We will get into the operational details of non-exclusive, voluntary, negotiated university IP management for effective technology transfer. Short answer–everything is navigable and has already been done, even if folks have forgotten how to do it. We can look at what technology transfer is. We can fuss over the silly nonsense of that patent monopoly meme. We can wallow in Bayh-Dole compliance nonsense. We can show how things work in practice down to forms of agreement and network dynamics. But for now, here’s an overview.
Are you a vice president of research at a university? Do you want to make a lot of money from new sources of revenue? And you want good publicity? And you want to grow your research programs? And you want your faculty to stop bitching about IP and return to bitching about IT or parking, if there’s ever any need again for parking? Then adopt a patent practice directed at effective technology transfer, not at harvesting patent rights to shop exclusively to speculative investors and companies willing to take what’s on exclusive offer. You can do it now. It is easy to come in from the cold.
The appropriate purpose of university IP policy is to protect those involved in research from the claims of the institution. Think of IP policy as a bill of inventor and author and public rights, relative to claims that the institution might otherwise make. This bill of rights thing is a good model that has been used elsewhere. Follow it here, as well.
I have sketched an outline of a university patent policy for effective university technology transfer. Core elements: no exclusive licensing, no compulsory institutional ownership, no pre-set royalty schedule. These elements are directly aligned against most present university patent policies. What? No exclusive licensing? Yup, none of it. But these elements are strongly aligned with effective technology transfer. They are also aligned with the core of university research policy–especially the parts that assure faculty of freedom of research and publication. These elements then are strongly aligned with academic values and public expectations.
There is nothing especially new about these three elements. They were staple in university patent practice for decades–from, say, 1912 to the 1980s and 90s. Many great instances of university-related licensing have been non-exclusive. Insulin, the electrostatic precipitator, vitamin D inducing radiation, warfarin, gene-splicing, SPICE, X-Windows. Relatively few exclusive deals have made big bucks for a university and resulted in a commercial product–and even then, many of those products end up being sold at monopoly prices or at the loss of multiple suppliers, competition, collaboration, variations on the invention and applications in areas not developed by an exclusive licensee. Perhaps the turning point was 1977, when Research Corporation exclusively licensed Rosenberg’s (via Michigan State) cisplatin to Bristol Myers. Rosenberg later wondered why there had not been much development of his invention beyond FDA approval. Maybe, just maybe, that exclusive license for effectively the life of the patent had something to do with it.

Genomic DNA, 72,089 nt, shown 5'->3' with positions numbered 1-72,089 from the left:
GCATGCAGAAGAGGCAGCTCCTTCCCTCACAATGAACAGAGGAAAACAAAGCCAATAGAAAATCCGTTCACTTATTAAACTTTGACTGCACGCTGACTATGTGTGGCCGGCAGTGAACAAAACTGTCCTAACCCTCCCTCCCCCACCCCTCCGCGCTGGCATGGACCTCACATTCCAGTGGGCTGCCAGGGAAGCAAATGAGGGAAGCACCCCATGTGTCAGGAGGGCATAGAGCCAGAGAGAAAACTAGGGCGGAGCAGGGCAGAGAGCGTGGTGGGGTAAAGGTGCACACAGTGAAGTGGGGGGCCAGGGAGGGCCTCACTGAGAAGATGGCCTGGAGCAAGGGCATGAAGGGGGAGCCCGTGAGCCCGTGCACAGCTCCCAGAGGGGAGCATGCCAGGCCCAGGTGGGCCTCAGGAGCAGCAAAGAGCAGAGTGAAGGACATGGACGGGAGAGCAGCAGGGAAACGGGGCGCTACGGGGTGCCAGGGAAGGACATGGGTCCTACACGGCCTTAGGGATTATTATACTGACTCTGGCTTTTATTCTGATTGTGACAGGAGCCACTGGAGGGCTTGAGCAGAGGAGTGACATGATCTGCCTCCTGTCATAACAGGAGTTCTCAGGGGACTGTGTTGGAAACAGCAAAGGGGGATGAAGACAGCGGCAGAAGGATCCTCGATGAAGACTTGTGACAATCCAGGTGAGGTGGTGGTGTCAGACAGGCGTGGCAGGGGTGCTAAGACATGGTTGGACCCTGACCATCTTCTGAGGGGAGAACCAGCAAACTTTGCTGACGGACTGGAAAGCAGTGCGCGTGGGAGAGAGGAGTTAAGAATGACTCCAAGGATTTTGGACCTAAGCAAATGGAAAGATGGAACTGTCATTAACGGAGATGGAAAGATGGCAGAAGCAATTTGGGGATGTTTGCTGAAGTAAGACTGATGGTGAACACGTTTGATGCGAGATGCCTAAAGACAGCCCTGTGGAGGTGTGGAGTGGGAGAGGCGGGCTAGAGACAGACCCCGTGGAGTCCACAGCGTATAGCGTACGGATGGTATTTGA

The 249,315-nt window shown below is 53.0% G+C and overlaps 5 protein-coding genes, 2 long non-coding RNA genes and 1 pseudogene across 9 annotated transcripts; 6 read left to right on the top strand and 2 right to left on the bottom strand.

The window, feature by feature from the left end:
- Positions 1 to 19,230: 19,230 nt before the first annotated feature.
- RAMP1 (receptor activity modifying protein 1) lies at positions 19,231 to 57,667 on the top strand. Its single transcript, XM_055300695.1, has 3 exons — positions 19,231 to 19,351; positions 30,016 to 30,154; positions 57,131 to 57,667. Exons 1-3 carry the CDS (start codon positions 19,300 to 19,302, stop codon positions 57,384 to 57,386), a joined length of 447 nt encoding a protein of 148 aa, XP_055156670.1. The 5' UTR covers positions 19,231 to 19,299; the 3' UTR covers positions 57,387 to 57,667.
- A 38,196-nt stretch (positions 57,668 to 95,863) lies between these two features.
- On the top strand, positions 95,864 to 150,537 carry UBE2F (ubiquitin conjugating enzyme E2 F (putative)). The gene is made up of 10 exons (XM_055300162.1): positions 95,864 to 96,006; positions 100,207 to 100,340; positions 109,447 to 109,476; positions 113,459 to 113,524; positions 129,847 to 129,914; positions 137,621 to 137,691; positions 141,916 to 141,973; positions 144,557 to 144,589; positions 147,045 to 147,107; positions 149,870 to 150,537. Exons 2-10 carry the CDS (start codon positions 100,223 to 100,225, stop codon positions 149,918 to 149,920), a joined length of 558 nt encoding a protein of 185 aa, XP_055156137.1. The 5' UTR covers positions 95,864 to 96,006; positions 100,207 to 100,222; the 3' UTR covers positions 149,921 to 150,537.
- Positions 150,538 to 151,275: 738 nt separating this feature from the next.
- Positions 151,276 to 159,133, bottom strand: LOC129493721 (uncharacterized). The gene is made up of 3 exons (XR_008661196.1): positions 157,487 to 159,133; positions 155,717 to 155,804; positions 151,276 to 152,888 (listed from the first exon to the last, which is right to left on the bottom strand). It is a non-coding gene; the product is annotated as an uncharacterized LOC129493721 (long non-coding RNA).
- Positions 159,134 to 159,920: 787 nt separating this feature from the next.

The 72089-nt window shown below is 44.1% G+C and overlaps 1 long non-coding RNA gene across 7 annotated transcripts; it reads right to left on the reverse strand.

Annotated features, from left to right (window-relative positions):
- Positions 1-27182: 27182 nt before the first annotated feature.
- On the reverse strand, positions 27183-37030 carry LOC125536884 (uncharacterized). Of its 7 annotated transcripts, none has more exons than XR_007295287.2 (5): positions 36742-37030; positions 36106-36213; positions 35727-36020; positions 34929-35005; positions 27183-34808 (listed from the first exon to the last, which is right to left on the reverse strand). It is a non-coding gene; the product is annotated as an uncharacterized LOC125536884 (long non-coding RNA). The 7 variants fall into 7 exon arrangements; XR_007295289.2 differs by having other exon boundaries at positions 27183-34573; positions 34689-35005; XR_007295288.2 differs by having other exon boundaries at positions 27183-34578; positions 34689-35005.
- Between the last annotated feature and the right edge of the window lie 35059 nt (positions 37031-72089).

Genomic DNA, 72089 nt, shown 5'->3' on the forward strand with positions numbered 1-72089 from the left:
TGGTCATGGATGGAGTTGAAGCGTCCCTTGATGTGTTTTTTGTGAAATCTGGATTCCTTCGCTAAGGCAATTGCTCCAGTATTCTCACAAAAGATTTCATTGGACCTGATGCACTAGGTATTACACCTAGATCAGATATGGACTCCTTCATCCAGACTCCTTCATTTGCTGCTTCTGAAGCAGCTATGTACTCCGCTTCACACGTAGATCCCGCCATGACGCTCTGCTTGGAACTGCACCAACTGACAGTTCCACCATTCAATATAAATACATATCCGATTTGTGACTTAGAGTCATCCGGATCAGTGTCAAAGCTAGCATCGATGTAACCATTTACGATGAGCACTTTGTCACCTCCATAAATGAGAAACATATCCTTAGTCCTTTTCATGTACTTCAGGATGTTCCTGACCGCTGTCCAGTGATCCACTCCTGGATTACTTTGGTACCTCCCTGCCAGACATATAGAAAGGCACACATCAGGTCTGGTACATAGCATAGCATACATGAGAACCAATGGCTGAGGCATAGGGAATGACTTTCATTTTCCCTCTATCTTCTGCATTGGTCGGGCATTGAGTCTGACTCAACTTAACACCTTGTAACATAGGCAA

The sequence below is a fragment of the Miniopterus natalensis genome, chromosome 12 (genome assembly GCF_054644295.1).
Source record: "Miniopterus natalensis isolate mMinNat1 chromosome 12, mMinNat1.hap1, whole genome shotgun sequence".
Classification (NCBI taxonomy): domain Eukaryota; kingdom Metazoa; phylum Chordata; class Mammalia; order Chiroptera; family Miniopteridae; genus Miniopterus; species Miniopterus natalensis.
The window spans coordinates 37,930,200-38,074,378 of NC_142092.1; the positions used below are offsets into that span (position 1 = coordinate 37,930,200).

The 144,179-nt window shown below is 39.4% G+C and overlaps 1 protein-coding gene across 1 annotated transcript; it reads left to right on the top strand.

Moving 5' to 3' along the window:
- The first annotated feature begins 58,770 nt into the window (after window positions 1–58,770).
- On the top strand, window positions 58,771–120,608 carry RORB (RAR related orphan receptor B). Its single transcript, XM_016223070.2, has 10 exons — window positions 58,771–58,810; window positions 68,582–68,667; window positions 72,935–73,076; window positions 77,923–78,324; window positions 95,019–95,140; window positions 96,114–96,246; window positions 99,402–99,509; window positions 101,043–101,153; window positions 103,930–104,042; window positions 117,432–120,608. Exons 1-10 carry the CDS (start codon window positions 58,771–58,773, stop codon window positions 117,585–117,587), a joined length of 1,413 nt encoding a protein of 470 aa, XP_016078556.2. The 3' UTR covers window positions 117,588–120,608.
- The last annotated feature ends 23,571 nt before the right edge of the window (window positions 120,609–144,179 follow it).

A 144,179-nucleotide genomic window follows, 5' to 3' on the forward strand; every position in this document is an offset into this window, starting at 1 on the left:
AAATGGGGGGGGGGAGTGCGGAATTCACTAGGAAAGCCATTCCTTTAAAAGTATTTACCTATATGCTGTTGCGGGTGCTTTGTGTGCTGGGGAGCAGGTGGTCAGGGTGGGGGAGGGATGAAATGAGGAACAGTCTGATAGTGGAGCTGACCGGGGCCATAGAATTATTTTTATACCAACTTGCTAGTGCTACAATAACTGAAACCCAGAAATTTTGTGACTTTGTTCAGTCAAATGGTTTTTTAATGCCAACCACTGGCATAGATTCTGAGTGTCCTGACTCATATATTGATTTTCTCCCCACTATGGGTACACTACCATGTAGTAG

University administrators used Bayh-Dole (1980) to argue for compulsory university ownership and exclusive licensing–neither of which is supported by the law. But they got university patent policies changed anyway “to comply with federal law.” University administrators demanded ownership of inventions made in projects with federal support. They claimed Bayh-Dole vested ownership of such inventions with the university that hosted the federally funded work, not with the inventors. That was not a true claim, as it turned out, but in making the claim for decades the administrators wreaked compulsory assignment on university policies. And to be safe–just in case there could be compliance issues, so they said, the administrators demanded ownership of everything else. In a weird twist, administrative argument was that it wasn’t properly fair if inventions in work with federal support must be managed by the institution and other inventions weren’t. All inventions should be equal that way. The administrators’ idea was that institutional control was so much better, so everyone else should be forced to the institutional ownership–but in practice things work differently. “If these inventions must get squashed by institutional control, then it’s only equitable that all these other inventions should have to also get squashed in like manner.”
You may have read that the Bayh-Dole Act has been wildly successful, and that university licensing operations have also been wildly successful. The reported metrics, however, do not support the claim. Even the financials hide the reality. A university can report a financial success for its licensing operations for two or three decades on the strength of a single patent family and one license, while everything else the university touches turns to stone, even with hundreds of issued patents, and plenty of other licenses. Lots of activity, but only a single deal. Lesson learned: more licensing income does not find you more lucrative deals. Running a technology transfer program on the hope of finding one lucrative anchor deal that will last two decades is the stuff of gambling, unsuited to university practice, and certainly nothing to do with federal invention policy.
Over the past forty years, we have seen universities force a compulsory ownership default and an exclusive patent licensing practice on technology transfer. The new approach does not work, has never worked–even when there are licensing “successes” the approach appears to have been parasitic rather than catalytic, and the “successes” booked as million-dollar deals are less impactful than they would have been had the parasitic university ownership and exclusive patent licensing approach not been in place.
What’s new, then, is that it’s time for universities to return to serving as a platform for non-exclusive access to technology, whether new or otherwise. There are good reasons to return–making money, for those who value that sort of thing–among them. The best reasons, however, have to do with the advantages for effective technology transfer.